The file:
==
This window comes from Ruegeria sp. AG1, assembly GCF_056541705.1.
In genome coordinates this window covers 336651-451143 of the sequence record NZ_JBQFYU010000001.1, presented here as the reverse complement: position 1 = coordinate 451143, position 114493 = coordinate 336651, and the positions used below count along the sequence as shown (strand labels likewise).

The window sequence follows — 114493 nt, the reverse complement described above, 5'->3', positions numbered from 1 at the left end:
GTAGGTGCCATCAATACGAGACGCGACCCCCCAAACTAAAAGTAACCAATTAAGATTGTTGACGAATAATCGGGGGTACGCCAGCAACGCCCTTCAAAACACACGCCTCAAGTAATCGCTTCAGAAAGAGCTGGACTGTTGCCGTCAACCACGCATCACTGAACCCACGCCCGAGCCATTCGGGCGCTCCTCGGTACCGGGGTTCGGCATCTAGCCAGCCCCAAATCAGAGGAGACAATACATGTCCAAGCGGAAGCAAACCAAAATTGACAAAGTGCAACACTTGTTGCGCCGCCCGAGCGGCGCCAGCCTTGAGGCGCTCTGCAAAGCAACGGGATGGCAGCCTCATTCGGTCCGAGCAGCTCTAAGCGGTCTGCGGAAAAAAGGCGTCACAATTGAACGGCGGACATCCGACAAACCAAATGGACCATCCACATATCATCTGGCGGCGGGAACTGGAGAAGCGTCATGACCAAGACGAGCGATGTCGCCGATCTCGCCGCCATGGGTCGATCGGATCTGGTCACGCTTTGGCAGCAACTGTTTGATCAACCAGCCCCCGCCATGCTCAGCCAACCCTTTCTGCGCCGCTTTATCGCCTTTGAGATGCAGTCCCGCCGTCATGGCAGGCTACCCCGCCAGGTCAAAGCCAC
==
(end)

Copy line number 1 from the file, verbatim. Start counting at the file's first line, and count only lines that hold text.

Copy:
This window comes from Ruegeria sp. AG1, assembly GCF_056541705.1.